389. Memorandum From the Executive Secretary of the Department of State (Eliot) to the President’s Assistant for National Security Affairs (Kissinger)1

SUBJECT

  • Chirep—Initial Reaction of Key Governments to US Policy Announcement

The initial reaction of the countries with whom we have closely consulted on Chirep over the past several months—Japan, Australia and New Zealand—has been extremely favorable. The Japanese are particularly pleased that we gave them three days’ notice and accommodated Prime Minister Sato on the language of the announcement. Australia and New Zealand welcomed the announcement, but said that to have a chance of success the resolution must state that Peking should hold the Security Council seat.

Reaction from the other countries to which we gave advance notice was also good, except for the UK. The Indonesian, Korean, Philippine and Thai Foreign Ministers all reacted very favorably, the Dutch slightly less so. Douglas-Home, however, took a rather jaundiced view of our position and feared it might adversely affect the President’s planned trip to Peking.2

Just prior to our announcement, the Taipei Foreign Ministry issued a statement which reasserted its claim to be the only legally constituted government of China, called upon all peace-loving nations to defeat the Albanian resolution, and stated that it would continue to struggle “for the preservation of the Charter.” The words “struggle to the end”, which appeared in an advance text given us earlier by our Embassy in Taipei, do not appear in the official English version. Public reaction thus far has been relatively moderate.3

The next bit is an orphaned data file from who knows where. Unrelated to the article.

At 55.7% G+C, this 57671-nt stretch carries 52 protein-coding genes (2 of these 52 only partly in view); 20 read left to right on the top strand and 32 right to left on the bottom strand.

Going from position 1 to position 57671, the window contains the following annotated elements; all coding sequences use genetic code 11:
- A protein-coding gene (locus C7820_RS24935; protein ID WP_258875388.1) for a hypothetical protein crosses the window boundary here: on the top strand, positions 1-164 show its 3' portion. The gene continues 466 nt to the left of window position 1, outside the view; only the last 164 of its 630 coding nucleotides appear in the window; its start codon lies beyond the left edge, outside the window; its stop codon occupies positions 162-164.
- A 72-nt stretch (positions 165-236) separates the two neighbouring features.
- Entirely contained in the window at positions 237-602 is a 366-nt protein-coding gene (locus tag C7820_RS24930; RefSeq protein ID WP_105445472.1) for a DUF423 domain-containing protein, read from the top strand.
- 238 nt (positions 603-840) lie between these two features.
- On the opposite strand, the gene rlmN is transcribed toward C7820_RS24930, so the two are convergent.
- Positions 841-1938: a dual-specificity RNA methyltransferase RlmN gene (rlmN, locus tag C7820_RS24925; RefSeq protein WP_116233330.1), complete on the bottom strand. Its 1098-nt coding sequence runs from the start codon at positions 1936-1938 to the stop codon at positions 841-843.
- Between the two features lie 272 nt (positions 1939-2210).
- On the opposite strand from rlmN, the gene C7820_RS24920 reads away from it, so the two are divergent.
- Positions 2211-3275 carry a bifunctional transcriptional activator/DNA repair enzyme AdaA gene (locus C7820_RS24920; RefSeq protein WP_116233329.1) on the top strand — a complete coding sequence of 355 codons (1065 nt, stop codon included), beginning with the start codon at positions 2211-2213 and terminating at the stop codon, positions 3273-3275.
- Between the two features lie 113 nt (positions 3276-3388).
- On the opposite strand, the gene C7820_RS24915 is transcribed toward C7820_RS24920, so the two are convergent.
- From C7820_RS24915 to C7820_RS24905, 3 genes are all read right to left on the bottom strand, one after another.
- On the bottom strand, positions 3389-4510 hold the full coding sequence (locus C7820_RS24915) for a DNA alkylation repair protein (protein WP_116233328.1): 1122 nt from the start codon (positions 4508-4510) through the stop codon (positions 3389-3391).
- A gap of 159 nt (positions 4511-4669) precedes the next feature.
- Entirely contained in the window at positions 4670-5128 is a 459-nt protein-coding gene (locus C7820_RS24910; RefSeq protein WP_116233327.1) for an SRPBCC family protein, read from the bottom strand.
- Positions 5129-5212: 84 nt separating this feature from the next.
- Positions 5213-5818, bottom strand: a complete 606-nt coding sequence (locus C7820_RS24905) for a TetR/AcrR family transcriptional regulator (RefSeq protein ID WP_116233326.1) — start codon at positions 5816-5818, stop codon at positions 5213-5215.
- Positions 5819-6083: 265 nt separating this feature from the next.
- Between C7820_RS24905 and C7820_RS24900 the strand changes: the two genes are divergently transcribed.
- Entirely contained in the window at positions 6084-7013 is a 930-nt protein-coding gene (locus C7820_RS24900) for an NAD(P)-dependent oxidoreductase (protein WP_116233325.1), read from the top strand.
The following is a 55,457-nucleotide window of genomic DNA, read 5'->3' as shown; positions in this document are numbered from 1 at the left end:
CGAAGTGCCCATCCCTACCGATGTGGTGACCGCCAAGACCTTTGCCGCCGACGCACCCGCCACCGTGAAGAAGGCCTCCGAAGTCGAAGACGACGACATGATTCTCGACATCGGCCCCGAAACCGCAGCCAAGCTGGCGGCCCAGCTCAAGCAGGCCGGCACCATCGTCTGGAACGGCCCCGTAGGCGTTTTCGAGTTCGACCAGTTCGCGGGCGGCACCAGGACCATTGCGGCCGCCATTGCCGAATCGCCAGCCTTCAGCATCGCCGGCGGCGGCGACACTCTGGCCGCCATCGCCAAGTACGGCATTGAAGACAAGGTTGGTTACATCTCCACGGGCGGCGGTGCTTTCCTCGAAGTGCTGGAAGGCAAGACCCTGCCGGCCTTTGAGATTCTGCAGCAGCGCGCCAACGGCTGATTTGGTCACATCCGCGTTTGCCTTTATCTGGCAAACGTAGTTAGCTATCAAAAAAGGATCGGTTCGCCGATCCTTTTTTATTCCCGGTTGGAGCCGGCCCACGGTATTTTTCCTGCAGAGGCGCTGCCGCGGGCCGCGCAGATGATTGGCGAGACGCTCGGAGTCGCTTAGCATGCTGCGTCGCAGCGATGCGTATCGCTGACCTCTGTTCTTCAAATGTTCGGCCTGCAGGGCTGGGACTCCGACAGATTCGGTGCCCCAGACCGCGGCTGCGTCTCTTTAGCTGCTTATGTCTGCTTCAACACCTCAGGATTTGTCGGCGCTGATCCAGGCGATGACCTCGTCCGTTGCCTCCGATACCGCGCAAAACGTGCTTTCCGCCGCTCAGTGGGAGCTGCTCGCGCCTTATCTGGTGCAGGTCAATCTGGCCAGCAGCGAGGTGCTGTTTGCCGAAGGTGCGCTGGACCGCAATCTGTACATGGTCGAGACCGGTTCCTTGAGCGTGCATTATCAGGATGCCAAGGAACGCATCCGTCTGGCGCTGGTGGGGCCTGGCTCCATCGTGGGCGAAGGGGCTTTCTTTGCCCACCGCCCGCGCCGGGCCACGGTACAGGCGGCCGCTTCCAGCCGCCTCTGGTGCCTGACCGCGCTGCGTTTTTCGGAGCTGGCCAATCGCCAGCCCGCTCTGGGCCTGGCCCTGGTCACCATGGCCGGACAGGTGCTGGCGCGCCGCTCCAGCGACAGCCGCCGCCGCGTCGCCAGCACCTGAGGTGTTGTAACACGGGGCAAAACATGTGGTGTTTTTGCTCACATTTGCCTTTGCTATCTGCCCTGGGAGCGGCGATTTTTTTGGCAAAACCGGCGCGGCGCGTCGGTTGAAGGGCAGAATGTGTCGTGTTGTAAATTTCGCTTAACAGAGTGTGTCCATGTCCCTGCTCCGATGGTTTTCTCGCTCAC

Our UN Mission held a meeting with 22 potential co-sponsors on August 3. Most supported our new policy, but several emphasized that the representation resolution must address the Security Council seat problem. The Ivory Coast and the Netherlands were especially clear [Page 770]on this point. The Japanese UN Representative (before the meeting) tried to caution Ambassador Bush that if the Security Council seat came up, “it would not be sufficient for Bush merely to say (he) would report back to Washington” and he felt the US should indicate then and there that we would support including the Security Council aspect in the resolution. He said he thought Japan would go along.

New Zealand today officially informed the Department it would not co-sponsor unless the resolution explicitly dealt with the Security Council seat.

R.H. Miller 4
  1. Source: National Archives, RG 59, Central Files 1970–73, UN 6 CHICOM. Secret; Nodis. An attached transmittal memorandum, also dated August 4, from Assistant Secretary De Palma indicated that the memorandum was drafted on August 3 by Feldman, and cleared by Shoesmith, Armitage, Herz, and Winthrop G. Brown.
  2. Douglas-Home’s message was passed to the Department of State in an August 4 note from the British Embassy. (Ibid.)
  3. The August 2 statement was transmitted to the Department in telegram 3787 from Taipei, August 3. (Ibid.)
  4. Miller signed for Eliot above Eliot’s typed signature.